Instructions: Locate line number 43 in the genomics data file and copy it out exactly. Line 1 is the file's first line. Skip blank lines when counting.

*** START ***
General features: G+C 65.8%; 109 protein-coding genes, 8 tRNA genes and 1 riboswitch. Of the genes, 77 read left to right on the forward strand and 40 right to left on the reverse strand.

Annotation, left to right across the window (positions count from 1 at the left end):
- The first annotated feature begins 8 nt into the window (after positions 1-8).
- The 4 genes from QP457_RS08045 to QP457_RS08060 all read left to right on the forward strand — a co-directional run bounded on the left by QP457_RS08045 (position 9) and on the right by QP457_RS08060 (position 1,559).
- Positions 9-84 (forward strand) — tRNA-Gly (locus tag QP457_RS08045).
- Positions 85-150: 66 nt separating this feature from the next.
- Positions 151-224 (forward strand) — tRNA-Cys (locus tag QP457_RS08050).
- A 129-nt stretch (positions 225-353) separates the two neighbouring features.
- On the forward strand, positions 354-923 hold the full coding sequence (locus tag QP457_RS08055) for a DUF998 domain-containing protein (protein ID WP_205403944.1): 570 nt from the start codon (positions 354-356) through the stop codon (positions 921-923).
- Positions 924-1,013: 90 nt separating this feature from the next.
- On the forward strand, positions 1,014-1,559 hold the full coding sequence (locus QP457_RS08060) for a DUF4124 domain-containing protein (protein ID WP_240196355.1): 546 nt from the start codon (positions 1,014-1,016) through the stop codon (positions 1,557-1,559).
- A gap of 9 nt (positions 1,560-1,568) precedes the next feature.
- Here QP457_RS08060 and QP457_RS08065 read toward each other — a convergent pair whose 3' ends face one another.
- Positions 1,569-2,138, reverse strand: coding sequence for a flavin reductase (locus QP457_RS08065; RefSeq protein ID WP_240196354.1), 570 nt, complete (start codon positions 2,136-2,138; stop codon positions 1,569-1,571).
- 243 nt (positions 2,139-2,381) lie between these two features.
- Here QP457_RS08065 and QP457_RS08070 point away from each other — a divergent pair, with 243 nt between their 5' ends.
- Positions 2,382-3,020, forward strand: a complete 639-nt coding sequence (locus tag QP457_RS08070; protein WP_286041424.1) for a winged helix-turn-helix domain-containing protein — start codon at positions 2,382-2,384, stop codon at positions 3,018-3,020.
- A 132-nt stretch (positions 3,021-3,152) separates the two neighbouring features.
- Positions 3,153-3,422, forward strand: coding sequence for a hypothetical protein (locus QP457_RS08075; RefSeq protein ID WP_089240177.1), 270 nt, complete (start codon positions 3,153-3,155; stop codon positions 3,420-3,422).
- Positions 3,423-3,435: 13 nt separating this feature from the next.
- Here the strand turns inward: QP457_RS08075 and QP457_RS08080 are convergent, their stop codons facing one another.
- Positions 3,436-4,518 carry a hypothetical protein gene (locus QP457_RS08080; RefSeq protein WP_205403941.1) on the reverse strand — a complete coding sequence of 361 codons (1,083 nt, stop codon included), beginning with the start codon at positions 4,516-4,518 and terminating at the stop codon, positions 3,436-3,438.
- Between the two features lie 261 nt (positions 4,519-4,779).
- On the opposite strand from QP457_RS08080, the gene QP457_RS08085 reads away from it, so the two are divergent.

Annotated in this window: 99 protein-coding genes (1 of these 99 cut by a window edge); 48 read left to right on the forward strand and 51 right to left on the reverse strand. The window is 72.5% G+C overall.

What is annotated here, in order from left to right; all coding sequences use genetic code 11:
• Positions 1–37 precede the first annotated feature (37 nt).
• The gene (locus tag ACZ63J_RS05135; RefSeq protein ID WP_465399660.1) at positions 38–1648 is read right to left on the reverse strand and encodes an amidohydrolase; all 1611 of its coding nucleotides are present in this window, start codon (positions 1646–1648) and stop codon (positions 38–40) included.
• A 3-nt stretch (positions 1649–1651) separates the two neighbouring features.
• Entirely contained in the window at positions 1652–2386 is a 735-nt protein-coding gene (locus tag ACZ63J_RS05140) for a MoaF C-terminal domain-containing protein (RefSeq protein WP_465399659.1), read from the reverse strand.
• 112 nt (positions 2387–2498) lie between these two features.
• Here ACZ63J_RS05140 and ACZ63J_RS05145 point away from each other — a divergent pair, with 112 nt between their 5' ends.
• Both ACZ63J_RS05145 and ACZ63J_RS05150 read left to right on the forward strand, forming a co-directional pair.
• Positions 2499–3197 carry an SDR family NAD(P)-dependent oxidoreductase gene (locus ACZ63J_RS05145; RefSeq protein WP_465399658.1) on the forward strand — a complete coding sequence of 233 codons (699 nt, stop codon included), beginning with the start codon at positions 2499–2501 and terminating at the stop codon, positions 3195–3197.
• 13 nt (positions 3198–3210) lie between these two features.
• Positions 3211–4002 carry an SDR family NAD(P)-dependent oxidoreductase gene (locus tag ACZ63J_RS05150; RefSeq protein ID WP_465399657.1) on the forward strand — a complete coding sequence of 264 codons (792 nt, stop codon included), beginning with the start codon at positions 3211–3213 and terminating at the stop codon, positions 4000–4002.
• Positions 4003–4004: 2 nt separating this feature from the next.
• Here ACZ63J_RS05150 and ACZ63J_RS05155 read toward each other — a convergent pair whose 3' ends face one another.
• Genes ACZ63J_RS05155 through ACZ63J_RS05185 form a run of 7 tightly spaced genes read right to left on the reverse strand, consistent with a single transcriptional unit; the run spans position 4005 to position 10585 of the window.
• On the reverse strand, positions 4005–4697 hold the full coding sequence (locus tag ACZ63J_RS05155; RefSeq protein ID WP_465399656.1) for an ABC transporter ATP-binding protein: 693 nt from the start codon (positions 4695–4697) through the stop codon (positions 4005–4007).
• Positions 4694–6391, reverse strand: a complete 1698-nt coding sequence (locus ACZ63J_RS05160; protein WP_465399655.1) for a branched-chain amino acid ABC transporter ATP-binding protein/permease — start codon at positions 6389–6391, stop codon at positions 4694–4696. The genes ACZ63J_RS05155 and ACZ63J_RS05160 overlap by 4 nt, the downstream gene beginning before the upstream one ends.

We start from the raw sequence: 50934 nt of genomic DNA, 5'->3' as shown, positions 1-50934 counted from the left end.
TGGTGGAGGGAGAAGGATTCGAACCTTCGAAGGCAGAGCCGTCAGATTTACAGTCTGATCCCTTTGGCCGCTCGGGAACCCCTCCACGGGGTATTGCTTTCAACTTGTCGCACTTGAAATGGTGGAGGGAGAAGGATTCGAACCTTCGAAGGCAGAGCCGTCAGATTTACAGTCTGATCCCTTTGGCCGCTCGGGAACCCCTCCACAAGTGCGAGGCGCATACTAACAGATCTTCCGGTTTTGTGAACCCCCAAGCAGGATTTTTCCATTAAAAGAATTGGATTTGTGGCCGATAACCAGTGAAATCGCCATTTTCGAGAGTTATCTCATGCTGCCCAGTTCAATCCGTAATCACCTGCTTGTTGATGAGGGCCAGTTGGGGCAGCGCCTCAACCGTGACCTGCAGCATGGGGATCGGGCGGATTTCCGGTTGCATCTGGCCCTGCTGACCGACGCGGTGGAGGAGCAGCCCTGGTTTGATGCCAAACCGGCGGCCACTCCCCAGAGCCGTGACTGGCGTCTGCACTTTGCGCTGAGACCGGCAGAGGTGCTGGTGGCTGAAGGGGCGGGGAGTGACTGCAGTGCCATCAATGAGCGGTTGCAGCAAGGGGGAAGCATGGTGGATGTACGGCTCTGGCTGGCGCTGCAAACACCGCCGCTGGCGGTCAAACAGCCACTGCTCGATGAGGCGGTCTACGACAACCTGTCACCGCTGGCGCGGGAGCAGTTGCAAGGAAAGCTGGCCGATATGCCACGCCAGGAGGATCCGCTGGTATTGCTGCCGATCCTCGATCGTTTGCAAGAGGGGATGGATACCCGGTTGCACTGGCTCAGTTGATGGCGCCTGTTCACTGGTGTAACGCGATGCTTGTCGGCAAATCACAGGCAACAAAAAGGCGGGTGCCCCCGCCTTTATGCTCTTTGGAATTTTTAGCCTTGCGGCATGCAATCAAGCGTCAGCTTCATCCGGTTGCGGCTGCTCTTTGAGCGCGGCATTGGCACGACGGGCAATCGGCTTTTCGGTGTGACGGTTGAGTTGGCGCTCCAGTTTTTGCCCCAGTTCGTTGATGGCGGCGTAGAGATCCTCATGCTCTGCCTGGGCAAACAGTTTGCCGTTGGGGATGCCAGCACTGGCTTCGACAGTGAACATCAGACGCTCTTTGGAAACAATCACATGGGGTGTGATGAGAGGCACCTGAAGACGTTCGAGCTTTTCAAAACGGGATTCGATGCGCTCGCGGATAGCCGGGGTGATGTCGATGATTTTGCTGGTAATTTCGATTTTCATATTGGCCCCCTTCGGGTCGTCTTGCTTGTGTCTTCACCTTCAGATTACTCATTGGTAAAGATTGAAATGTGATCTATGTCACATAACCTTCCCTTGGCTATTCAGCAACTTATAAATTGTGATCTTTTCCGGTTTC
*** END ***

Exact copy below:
TGGTGGAGGGAGAAGGATTCGAACCTTCGAAGGCAGAGCCGTCAGATTTACAGTCTGATCCCTTTGGCCGCTCGGGAACCCCTCCACGGGGTATTGCTTTCAACTTGTCGCACTTGAAATGGTGGAGGGAGAAGGATTCGAACCTTCGAAGGCAGAGCCGTCAGATTTACAGTCTGATCCCTTTGGCCGCTCGGGAACCCCTCCACAAGTGCGAGGCGCATACTAACAGATCTTCCGGTTTTGTGAACCCCCAAGCAGGATTTTTCCATTAAAAGAATTGGATTTGTGGCCGATAACCAGTGAAATCGCCATTTTCGAGAGTTATCTCATGCTGCCCAGTTCAATCCGTAATCACCTGCTTGTTGATGAGGGCCAGTTGGGGCAGCGCCTCAACCGTGACCTGCAGCATGGGGATCGGGCGGATTTCCGGTTGCATCTGGCCCTGCTGACCGACGCGGTGGAGGAGCAGCCCTGGTTTGATGCCAAACCGGCGGCCACTCCCCAGAGCCGTGACTGGCGTCTGCACTTTGCGCTGAGACCGGCAGAGGTGCTGGTGGCTGAAGGGGCGGGGAGTGACTGCAGTGCCATCAATGAGCGGTTGCAGCAAGGGGGAAGCATGGTGGATGTACGGCTCTGGCTGGCGCTGCAAACACCGCCGCTGGCGGTCAAACAGCCACTGCTCGATGAGGCGGTCTACGACAACCTGTCACCGCTGGCGCGGGAGCAGTTGCAAGGAAAGCTGGCCGATATGCCACGCCAGGAGGATCCGCTGGTATTGCTGCCGATCCTCGATCGTTTGCAAGAGGGGATGGATACCCGGTTGCACTGGCTCAGTTGATGGCGCCTGTTCACTGGTGTAACGCGATGCTTGTCGGCAAATCACAGGCAACAAAAAGGCGGGTGCCCCCGCCTTTATGCTCTTTGGAATTTTTAGCCTTGCGGCATGCAATCAAGCGTCAGCTTCATCCGGTTGCGGCTGCTCTTTGAGCGCGGCATTGGCACGACGGGCAATCGGCTTTTCGGTGTGACGGTTGAGTTGGCGCTCCAGTTTTTGCCCCAGTTCGTTGATGGCGGCGTAGAGATCCTCATGCTCTGCCTGGGCAAACAGTTTGCCGTTGGGGATGCCAGCACTGGCTTCGACAGTGAACATCAGACGCTCTTTGGAAACAATCACATGGGGTGTGATGAGAGGCACCTGAAGACGTTCGAGCTTTTCAAAACGGGATTCGATGCGCTCGCGGATAGCCGGGGTGATGTCGATGATTTTGCTGGTAATTTCGATTTTCATATTGGCCCCCTTCGGGTCGTCTTGCTTGTGTCTTCACCTTCAGATTACTCATTGGTAAAGATTGAAATGTGATCTATGTCACATAACCTTCCCTTGGCTATTCAGCAACTTATAAATTGTGATCTTTTCCGGTTTC